Christopher Dodd will step down as chairman of the Motion Picture Assn. of America after six years as the head of the lobbying arm of major Hollywood studios, the industry trade group said Friday after The Times first reported the shake-up.
Charles Rivkin, former assistant secretary of State for economic and business affairs under President Obama, will succeed Dodd as head of the 95-year-old organization, effective Sept. 5.
The decision was mutual, and Dodd, who is turning 73 in May, was ready to retire, said a person familiar with the matter who was not authorized to comment on Dodd's exit. However, some studio executives were unhappy with his performance and had questioned the effectiveness of the MPAA under his leadership. In 2015, Dodd extended his contract through 2018.
Dodd, a former Democratic senator from Connecticut, was recruited by the six major studios to lead the organization in 2011 after a 36-year career in Congress. At the time of his hiring, the studios hoped that he would restore some of the clout the organization enjoyed when it was led by Jack Valenti, who ran the group for nearly four decades.
But the entertainment industry has changed dramatically since then, and so has the role of the MPAA. The priorities of the major studios — Sony Pictures, Universal Pictures, Paramount Pictures, Walt Disney Co., 20th Century Fox and Warner Bros. — have become increasingly disparate because their respective corporate owners don't always see eye to eye on key issues. Universal Pictures owner Comcast Corp., a cable giant, has strategic interests that diverge from Japanese-owned Sony, for example.
The agendas include how to shorten the time-honored gap between a movie's theatrical release and its availability in the home, a debate that clouded the industry's recent CinemaCon conference in Las Vegas. Dodd was conspicuously absent from the March event, where he has consistently served as the industry's cheerleader. The MPAA said he had a prior family commitment.
"The studios are so different," said an entertainment industry executive who did not want to be named discussing Dodd's departure. "There's very few things they want to come together on."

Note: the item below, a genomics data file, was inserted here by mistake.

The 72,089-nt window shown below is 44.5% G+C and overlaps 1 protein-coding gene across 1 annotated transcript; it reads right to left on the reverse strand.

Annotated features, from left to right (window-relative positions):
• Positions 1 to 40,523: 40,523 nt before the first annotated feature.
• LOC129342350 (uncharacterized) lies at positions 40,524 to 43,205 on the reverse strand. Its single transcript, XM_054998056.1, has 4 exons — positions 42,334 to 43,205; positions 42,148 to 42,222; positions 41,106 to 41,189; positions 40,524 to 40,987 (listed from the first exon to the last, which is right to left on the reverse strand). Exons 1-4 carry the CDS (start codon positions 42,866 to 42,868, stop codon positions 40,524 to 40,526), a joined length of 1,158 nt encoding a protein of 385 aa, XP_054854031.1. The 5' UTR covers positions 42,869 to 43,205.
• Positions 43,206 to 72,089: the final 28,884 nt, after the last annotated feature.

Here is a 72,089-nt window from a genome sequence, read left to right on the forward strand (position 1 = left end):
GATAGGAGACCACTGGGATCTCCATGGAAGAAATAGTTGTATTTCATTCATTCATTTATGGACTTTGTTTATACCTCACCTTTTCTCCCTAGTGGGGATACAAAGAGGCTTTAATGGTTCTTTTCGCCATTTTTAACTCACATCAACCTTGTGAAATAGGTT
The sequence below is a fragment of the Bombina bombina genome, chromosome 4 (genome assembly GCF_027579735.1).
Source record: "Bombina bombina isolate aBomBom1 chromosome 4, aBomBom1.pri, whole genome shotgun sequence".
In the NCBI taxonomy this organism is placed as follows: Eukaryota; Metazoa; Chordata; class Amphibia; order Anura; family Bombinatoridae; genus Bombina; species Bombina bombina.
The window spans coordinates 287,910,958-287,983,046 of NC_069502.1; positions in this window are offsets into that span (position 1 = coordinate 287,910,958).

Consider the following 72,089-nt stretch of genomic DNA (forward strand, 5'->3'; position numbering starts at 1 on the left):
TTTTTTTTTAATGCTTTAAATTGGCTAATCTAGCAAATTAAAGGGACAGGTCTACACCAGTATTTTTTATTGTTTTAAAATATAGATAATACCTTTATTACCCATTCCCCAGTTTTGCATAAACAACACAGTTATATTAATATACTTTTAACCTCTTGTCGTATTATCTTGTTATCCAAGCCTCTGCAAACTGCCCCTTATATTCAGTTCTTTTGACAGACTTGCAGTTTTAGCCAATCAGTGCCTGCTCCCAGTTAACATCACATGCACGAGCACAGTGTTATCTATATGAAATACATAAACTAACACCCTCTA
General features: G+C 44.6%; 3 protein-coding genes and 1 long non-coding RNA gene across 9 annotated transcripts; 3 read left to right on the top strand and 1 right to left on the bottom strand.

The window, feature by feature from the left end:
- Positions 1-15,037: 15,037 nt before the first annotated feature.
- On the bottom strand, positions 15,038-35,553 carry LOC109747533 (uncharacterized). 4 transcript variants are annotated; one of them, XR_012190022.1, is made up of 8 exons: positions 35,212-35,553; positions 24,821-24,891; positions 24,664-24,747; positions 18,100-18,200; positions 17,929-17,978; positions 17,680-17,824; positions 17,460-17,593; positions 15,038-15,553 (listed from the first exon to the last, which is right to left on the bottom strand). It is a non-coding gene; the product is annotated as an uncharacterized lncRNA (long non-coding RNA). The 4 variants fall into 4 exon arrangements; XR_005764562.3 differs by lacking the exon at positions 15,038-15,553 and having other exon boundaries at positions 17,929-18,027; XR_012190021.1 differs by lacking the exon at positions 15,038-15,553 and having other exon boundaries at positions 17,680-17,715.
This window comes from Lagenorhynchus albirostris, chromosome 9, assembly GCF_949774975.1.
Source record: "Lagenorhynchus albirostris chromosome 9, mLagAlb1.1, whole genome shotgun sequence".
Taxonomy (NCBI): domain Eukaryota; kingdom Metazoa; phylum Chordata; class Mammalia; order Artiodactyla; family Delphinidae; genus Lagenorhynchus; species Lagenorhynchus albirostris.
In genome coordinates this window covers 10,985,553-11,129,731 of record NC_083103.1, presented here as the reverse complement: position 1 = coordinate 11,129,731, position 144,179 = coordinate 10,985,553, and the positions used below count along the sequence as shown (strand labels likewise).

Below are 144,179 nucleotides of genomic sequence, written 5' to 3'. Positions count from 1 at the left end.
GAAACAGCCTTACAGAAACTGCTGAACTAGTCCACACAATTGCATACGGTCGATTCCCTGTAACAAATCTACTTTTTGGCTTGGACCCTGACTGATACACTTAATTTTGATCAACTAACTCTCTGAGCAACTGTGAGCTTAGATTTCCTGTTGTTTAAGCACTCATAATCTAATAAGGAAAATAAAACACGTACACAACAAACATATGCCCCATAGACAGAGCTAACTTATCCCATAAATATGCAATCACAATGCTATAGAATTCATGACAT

Under Dodd, the MPAA ramped up its spending on lobbying, new hires and salaries. But he faced growing competition from Silicon Valley during his tenure. The trade association took a major black eye from Google and other tech giants in 2012 because of the Internet companies' successful campaign against the controversial Stop Online Piracy Act, known as SOPA, which the MPAA backed.
The MPAA faced another crisis over its handling of the 2014 cyberattack on Sony Pictures that crippled the studio and exposed a trove of sensitive documents. Dodd had tried to craft a letter of solidarity for Sony, but many executives balked. Sony Pictures Entertainment Chief Executive Michael Lynton threatened to exit the organization and the MPAA's board briefly considered scrapping its long-standing practice of making decisions by consensus.
The MPAA under Dodd's leadership is credited with expanding Hollywood's presence in China with agreements in 2012 and 2015 that opened the film market there and increased the share of revenue American studios collect in China.
Dodd also had some success battling online piracy, which remains a priority for the industry. The trade organization in recent years has waged successful efforts to shut down such infringing sites as MegaUpload and KickassTorrents.
"Protecting copyright is the hallmark of Chris' leadership at MPAA and he helped create a fully integrated, global online antipiracy operation," said Stacey Snider, Chairman of film studio 20th Century Fox, in a statement provided by the MPAA.
Free trade and immigration also remain key. The group last year supported the Trans-Pacific Partnership trade pact, from which President Trump formally withdrew in January. It also expressed "concern" about the potential impact of Trump's travel ban in January.
The group is also in charge of doling out parental guidance ratings for Hollywood movies, a practice that still courts some controversy from time to time. The Weinstein Co. this month protested the R rating given to its LGBTQ-themed upcoming movie titled "3 Generations." The two sides on Thursday reached a compromise to get the film a PG-13 rating.
"I'm honored to have led the MPAA for more than six years and extremely proud of what we accomplished," Dodd said in a statement.
Dodd was well compensated for his efforts. He earned $3.3 million in 2013, well above the $1.1 million paid to his predecessor, Dan Glickman in 2010, tax records show.
Rivkin is well regarded because of his connections in Washington and Hollywood.
He formerly ran Jim Henson Co., creator of the Muppets and "Sesame Street." Before serving as assistant secretary of State for economic and business affairs, Rivkin was the U.S. ambassador to France and Monaco from 2009 to 2013, also under the Obama administration.
"Charlie Rivkin is an excellent choice to lead MPAA into the future, and I look forward to working with him for a smooth and successful transition," Dodd said in a statement.
Times staff writer Meg James contributed to this report.
4:30 p.m.: This article was updated with additional reaction to Dodd's resignation.